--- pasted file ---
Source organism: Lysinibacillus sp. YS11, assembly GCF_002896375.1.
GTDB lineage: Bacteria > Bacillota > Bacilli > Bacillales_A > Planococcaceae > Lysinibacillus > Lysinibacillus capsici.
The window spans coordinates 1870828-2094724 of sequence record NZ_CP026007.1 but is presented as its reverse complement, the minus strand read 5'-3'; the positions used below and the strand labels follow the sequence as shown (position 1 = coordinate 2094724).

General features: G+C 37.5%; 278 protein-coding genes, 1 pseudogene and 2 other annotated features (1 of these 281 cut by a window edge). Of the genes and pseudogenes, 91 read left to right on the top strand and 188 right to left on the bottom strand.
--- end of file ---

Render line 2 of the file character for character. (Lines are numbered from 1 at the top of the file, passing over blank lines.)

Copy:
GTDB lineage: Bacteria > Bacillota > Bacilli > Bacillales_A > Planococcaceae > Lysinibacillus > Lysinibacillus capsici.